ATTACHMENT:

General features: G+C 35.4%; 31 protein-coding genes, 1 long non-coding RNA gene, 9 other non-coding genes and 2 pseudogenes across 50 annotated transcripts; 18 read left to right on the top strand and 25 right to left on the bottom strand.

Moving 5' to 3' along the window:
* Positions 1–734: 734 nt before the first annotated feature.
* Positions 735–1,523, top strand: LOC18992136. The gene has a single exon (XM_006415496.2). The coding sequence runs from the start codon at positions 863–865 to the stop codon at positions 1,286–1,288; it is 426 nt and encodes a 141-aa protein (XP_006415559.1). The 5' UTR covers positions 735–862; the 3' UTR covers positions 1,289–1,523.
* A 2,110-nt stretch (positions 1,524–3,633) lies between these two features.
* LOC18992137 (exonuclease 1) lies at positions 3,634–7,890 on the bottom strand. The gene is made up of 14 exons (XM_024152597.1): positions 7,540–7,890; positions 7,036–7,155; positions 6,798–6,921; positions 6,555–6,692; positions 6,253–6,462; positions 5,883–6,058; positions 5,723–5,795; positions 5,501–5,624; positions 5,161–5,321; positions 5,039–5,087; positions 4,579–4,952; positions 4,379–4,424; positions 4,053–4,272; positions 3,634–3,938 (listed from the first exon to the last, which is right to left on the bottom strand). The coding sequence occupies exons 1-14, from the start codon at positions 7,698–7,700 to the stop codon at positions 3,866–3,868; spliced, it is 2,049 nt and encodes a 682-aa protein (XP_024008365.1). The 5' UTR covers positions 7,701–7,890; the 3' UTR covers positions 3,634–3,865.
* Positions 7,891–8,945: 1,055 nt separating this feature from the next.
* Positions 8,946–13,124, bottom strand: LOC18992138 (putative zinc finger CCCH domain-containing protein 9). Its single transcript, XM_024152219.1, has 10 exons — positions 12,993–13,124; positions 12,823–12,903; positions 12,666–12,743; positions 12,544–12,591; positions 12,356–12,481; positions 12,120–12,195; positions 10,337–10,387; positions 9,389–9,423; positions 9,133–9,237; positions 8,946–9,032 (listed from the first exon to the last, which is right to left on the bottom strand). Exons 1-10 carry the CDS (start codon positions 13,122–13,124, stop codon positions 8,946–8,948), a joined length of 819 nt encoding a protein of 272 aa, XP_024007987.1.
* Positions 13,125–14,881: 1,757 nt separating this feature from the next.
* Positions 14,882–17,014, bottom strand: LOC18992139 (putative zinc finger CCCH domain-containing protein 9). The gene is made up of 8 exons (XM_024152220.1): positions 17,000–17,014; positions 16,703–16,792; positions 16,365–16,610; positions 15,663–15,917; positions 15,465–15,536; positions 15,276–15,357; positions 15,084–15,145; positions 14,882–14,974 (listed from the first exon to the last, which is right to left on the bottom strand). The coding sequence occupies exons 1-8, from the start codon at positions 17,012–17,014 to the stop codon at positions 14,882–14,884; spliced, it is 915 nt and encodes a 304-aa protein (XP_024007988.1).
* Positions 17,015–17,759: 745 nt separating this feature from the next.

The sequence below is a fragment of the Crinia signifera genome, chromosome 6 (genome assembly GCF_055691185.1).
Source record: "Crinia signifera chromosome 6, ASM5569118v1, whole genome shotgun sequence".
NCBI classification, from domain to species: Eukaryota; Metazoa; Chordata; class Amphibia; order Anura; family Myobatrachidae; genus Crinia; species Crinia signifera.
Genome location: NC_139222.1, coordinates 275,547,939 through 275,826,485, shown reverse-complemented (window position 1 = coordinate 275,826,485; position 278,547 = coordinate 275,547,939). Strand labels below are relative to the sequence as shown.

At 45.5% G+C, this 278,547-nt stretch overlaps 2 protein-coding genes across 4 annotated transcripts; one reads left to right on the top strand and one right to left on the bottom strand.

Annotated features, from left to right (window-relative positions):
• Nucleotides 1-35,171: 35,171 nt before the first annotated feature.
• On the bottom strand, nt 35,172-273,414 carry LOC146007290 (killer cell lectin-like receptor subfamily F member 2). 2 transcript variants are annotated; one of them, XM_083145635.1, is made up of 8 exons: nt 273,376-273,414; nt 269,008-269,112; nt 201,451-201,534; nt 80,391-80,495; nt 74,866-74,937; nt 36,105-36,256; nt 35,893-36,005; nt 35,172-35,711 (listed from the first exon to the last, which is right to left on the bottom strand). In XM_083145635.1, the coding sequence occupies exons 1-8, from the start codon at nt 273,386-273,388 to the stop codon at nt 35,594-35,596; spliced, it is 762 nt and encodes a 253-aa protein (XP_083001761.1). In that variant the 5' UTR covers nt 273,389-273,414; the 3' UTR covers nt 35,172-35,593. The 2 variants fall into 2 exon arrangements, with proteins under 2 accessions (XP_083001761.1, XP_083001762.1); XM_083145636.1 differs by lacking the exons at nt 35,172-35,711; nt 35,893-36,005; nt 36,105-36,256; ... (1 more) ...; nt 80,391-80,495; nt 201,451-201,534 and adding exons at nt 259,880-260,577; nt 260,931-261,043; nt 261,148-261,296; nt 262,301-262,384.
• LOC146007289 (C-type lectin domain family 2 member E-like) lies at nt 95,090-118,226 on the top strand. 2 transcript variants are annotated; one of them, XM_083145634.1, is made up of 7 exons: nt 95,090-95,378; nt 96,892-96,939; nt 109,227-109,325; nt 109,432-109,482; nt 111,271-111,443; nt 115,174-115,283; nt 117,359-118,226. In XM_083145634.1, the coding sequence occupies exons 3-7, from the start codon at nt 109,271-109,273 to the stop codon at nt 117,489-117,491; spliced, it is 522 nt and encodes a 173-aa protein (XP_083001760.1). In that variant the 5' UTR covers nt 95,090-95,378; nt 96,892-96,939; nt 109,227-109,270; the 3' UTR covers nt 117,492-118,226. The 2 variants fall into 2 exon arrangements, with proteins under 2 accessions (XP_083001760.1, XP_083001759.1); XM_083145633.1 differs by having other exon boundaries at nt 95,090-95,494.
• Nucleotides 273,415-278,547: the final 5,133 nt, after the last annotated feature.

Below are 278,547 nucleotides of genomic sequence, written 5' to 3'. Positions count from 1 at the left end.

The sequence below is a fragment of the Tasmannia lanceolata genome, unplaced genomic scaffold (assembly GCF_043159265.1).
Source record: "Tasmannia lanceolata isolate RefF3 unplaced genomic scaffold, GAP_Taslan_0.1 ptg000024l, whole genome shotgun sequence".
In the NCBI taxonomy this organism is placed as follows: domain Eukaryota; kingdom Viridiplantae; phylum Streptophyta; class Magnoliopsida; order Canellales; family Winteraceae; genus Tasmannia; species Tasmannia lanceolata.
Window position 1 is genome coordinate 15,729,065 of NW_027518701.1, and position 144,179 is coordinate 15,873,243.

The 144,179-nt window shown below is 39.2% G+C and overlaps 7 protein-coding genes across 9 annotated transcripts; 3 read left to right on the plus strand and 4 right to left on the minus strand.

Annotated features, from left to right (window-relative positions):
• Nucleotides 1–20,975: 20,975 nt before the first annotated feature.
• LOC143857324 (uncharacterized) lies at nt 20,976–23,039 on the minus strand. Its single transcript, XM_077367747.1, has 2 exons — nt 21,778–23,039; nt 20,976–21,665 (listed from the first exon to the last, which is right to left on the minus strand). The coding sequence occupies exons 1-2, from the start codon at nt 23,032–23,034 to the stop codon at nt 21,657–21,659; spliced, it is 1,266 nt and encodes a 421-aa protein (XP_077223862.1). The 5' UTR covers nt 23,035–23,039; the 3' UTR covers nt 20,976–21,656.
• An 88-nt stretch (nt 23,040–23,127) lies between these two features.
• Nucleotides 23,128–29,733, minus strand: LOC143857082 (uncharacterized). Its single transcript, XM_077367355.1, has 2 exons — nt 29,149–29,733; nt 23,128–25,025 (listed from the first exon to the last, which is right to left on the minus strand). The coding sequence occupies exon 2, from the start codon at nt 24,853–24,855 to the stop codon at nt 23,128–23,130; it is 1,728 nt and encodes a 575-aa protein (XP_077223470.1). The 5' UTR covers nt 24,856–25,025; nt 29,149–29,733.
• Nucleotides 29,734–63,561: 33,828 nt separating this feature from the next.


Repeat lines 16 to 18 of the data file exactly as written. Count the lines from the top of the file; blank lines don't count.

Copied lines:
At 45.5% G+C, this 278,547-nt stretch overlaps 2 protein-coding genes across 4 annotated transcripts; one reads left to right on the top strand and one right to left on the bottom strand.

Annotated features, from left to right (window-relative positions):
• Nucleotides 1-35,171: 35,171 nt before the first annotated feature.